„Of all the dispositions and habits which lead to political prosperity, Religion and morality are indispensable supports. In vain would that man claim the tribute of Patriotism, who should labour to subvert these great Pillars of human happiness, these firmest props of the duties of Men & citizens. The mere Politican, equally with the pious man ought to respect & to cherish them. A volume could not trace all their connections with private & public felicity. Let it simply be asked where is the security for property, for reputation, for life, if the sense of religious obligation desert the Oaths, which are the instruments of investigation in Courts of Justice? And let us with caution indulge the supposition, that morality can be maintained without religion. Whatever may be conceded to the influence of refined education on minds of peculiar structure--reason & experience both forbid us to expect that National morality can prevail in exclusion of religious principle. 'Tis substantially true, that virtue or morality is a necessary spring of popular government. The rule indeed extends with more or less force to every species of Free Government. Who that is a sincere friend to it, can look with indifference upon attempts to shake the foundation of the fabric.“ The Papers of George Washington, Documents, The Farewell Address, page 20
- White House biography
- Papers of George Washington at the University of Virginia
- Last will and testament
- Text of the 1807 biography by David Ramsey
- White House biography
- PBS biography
- Smithsonian Institute biography
- George Washington's Mount Vernon Estate
- Internet Public Library, list of links
- USS George Washington CVN-73
- WASHINGTON MONUMENT the 125th anniversary of the monument's completion and dedication.
- Cunliffe, Marcus. Washington: Man and Monument (1958),
- Ellis, Joseph J. His Excellency: George Washington (2004), by Pulitzer prize winner
- Ellis, Joseph J. "Inventing the Presidency." American Heritage 2004 55(5): 42-48, 50, 52-53. Issn: 0002-8738 Fulltext: online at Ebsco.
- Henriques, Peter R. Realistic Visionary: A Portrait of George Washington. (2006).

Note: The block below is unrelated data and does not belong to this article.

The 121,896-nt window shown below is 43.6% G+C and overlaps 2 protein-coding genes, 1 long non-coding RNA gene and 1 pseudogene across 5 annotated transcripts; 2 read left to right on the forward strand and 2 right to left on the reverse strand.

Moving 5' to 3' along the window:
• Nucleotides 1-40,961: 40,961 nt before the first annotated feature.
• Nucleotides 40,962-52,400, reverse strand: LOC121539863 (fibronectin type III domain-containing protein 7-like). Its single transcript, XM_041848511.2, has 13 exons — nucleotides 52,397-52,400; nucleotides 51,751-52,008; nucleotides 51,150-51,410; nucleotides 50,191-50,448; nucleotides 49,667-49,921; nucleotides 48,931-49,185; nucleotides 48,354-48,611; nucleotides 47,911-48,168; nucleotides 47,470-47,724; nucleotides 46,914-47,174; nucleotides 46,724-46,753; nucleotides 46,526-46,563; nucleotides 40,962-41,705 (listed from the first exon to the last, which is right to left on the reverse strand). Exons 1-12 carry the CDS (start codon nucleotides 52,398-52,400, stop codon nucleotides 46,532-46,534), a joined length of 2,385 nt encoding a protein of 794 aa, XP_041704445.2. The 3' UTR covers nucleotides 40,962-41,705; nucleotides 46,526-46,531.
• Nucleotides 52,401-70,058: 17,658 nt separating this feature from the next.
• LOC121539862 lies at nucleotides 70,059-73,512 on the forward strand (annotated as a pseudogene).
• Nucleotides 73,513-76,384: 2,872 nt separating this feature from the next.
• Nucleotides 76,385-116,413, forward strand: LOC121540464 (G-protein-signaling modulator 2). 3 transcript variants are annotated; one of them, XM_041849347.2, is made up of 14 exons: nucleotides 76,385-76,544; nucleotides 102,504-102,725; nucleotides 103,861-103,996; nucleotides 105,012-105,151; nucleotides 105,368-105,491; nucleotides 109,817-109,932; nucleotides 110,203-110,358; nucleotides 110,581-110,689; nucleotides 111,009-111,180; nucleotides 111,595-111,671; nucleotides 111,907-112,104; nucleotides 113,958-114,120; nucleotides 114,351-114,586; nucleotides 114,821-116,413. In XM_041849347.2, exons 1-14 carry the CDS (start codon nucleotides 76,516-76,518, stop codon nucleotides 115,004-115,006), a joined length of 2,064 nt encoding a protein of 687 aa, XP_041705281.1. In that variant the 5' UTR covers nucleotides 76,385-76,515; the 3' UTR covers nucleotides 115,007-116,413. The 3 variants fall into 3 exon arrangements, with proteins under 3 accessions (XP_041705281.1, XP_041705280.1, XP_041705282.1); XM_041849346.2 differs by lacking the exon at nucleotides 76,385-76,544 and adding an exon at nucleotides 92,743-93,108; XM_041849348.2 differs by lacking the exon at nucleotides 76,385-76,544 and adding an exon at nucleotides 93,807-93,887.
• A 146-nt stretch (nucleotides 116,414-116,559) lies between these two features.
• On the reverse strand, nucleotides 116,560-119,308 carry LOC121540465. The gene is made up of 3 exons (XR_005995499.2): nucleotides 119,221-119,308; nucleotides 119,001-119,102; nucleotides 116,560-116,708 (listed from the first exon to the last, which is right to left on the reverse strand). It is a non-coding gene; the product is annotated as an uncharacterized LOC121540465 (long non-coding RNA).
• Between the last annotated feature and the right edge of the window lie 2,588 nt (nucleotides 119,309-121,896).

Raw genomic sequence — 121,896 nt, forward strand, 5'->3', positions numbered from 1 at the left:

- Higginbotham, Don. George Washington: Uniting a Nation (2002)
- Higginbotham, Don, ed. George Washington Reconsidered. (2001). 336 pp.
- Wood, Gordon S. "The Greatness of George Washington." Virginia Quarterly Review 1992 68(2): 189-207. Issn: 0042-675x Fulltext: in Ebsco
- Alden, John R. George Washington: A Biography (1984)
- Ferling, John E. The First of Men: A Life of George Washington (1988)
- Flexner, James Thomas. Washington: The Indispensable Man (1974). short version of Flexner, George Washington, 4 vols. (1965–1972). vol 1 online, 1732-1775
- Freeman, Douglas Southall, George Washington, 7 vols. (1948–1957); Pulitzer prize; a one-volume condensed version appeared in 1968 vol 1 online
- Alden, John Richard. A History of the American Revolution (1969).
- Bodle, Wayne. Valley Forge Winter: Civilians and Soldiers in War (2002)
- Buchanan, John. The Road to Valley Forge: How Washington Built the Army That Won the Revolution (2004) 368 pp.. online edition
- Fischer, David Hackett. Washington's Crossing (2004), Pulitzer prize winner; study of 1776-77 online excerpt
- Higginbotham, Don. George Washington and the American Military Tradition (1985);
- Higginbotham, Don. The War of American Independence: Military Attitudes, Policies, and Practice, 1763–1789 (1971). an analytical history of the war
- Lengel, Edward G. General George Washington: A Military Life. (2005). 450 pp
- McCullough, David. 1776. 386 pp.
- Reed, John F. Campaign to Valley Forge: July 1, 1777–December 19, 1777 (1965)
- Royster, Charles. A Revolutionary People at War: The Continental Army and American Character, 1775–1783 (1979)
- Taaffe, Stephen R. The Philadelphia Campaign, 1777–1778 (2003).
- Ward, Christopher. The War of the Revolution, 2 vols., 1952, a good narrative of all the major battles.
- Wrong, George M. Washington and His Comrades in Arms: A Chronicle of the War of Independence (1921) by a Canadian scholar online edition
- West Point Atlas online version; the maps are public domain and not copyrighted
- Bassett, John Spencer. The Federalist System, 1789–1801 (1906), survey of politics online version,
- Chernow, Ron. Alexander Hamilton. Penguin Books, (2004) (ISBN 1-59420-009-2). detailed biography
- Cronin, Thomas F., ed. Inventing the American Presidency. U. Press of Kansas, 1989. 404 pp.
- Deconde, Alexander. Entangling Alliance: Politics & Diplomacy under George Washington (1958) online edition
- Elkins, Stanley M. and Eric McKitrick. The Age of Federalism. (1994) the leading scholarly history of the 1790s. online edition
- Fishman, Ethan M.; William D. Pederson, Mark J. Rozell, eds. George Washington (2001) essays by scholars
- Flaumenhaft; Harvey. The Effective Republic: Administration and Constitution in the Thought of Alexander Hamilton Duke University Press, 1992
- Grizzard, Frank E., Jr. George Washington: A Biographical Companion. ABC-CLIO, 2002. 436 pp. Comprehensive encyclopedia by leading scholar
- Gregg II, Gary L. and Matthew Spalding, eds. George Washington and the American Political Tradition. ISI (1999), essays by scholars
- Leibiger, Stuart. "Founding Friendship: George Washington, James Madison, and the Creation of the American Republic." U. Press of Virginia, 1999. 284 pp.
- McDonald, Forrest. The Presidency of George Washington. 1988. Intellectual history showing Washington as exemplar of republicanism.
- Miller, John C. The Federalist Era, 1789-1801 (1960), political survey of 1790s.